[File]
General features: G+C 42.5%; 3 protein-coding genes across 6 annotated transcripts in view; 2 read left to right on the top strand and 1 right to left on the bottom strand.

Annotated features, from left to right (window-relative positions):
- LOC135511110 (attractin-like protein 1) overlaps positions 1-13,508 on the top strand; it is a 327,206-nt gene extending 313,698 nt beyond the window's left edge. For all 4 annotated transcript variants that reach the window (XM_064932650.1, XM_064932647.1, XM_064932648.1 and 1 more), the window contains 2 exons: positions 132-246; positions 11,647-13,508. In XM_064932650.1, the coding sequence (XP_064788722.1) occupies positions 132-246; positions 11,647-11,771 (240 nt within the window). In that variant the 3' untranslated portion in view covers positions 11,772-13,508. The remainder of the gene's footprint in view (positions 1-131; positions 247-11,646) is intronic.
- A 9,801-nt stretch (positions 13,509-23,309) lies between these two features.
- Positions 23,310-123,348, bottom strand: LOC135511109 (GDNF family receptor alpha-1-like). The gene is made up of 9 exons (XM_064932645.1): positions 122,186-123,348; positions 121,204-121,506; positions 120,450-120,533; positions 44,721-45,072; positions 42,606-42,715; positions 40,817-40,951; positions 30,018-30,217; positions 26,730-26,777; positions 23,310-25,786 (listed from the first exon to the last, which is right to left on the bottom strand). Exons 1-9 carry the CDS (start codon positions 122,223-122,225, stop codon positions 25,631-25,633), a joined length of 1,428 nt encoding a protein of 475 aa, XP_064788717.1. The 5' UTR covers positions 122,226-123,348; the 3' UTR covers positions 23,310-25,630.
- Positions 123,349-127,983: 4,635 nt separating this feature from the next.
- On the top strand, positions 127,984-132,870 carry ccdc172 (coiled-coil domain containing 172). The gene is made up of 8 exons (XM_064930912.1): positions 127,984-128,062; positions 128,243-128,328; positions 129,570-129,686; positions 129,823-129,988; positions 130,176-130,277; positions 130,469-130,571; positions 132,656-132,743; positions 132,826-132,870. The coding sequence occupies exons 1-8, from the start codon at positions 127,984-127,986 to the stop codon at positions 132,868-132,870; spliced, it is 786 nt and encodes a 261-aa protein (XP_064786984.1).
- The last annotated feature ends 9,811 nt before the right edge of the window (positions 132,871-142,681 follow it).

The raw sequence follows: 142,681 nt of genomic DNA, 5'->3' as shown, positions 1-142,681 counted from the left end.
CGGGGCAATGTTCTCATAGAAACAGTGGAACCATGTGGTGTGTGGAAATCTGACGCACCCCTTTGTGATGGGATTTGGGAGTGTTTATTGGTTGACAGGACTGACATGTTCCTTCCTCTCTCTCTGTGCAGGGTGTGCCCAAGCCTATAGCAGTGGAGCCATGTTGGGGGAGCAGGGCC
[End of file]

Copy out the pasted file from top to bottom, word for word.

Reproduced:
General features: G+C 42.5%; 3 protein-coding genes across 6 annotated transcripts in view; 2 read left to right on the top strand and 1 right to left on the bottom strand.

Annotated features, from left to right (window-relative positions):
- LOC135511110 (attractin-like protein 1) overlaps positions 1-13,508 on the top strand; it is a 327,206-nt gene extending 313,698 nt beyond the window's left edge. For all 4 annotated transcript variants that reach the window (XM_064932650.1, XM_064932647.1, XM_064932648.1 and 1 more), the window contains 2 exons: positions 132-246; positions 11,647-13,508. In XM_064932650.1, the coding sequence (XP_064788722.1) occupies positions 132-246; positions 11,647-11,771 (240 nt within the window). In that variant the 3' untranslated portion in view covers positions 11,772-13,508. The remainder of the gene's footprint in view (positions 1-131; positions 247-11,646) is intronic.
- A 9,801-nt stretch (positions 13,509-23,309) lies between these two features.
- Positions 23,310-123,348, bottom strand: LOC135511109 (GDNF family receptor alpha-1-like). The gene is made up of 9 exons (XM_064932645.1): positions 122,186-123,348; positions 121,204-121,506; positions 120,450-120,533; positions 44,721-45,072; positions 42,606-42,715; positions 40,817-40,951; positions 30,018-30,217; positions 26,730-26,777; positions 23,310-25,786 (listed from the first exon to the last, which is right to left on the bottom strand). Exons 1-9 carry the CDS (start codon positions 122,223-122,225, stop codon positions 25,631-25,633), a joined length of 1,428 nt encoding a protein of 475 aa, XP_064788717.1. The 5' UTR covers positions 122,226-123,348; the 3' UTR covers positions 23,310-25,630.
- Positions 123,349-127,983: 4,635 nt separating this feature from the next.
- On the top strand, positions 127,984-132,870 carry ccdc172 (coiled-coil domain containing 172). The gene is made up of 8 exons (XM_064930912.1): positions 127,984-128,062; positions 128,243-128,328; positions 129,570-129,686; positions 129,823-129,988; positions 130,176-130,277; positions 130,469-130,571; positions 132,656-132,743; positions 132,826-132,870. The coding sequence occupies exons 1-8, from the start codon at positions 127,984-127,986 to the stop codon at positions 132,868-132,870; spliced, it is 786 nt and encodes a 261-aa protein (XP_064786984.1).
- The last annotated feature ends 9,811 nt before the right edge of the window (positions 132,871-142,681 follow it).

The raw sequence follows: 142,681 nt of genomic DNA, 5'->3' as shown, positions 1-142,681 counted from the left end.
CGGGGCAATGTTCTCATAGAAACAGTGGAACCATGTGGTGTGTGGAAATCTGACGCACCCCTTTGTGATGGGATTTGGGAGTGTTTATTGGTTGACAGGACTGACATGTTCCTTCCTCTCTCTCTGTGCAGGGTGTGCCCAAGCCTATAGCAGTGGAGCCATGTTGGGGGAGCAGGGCC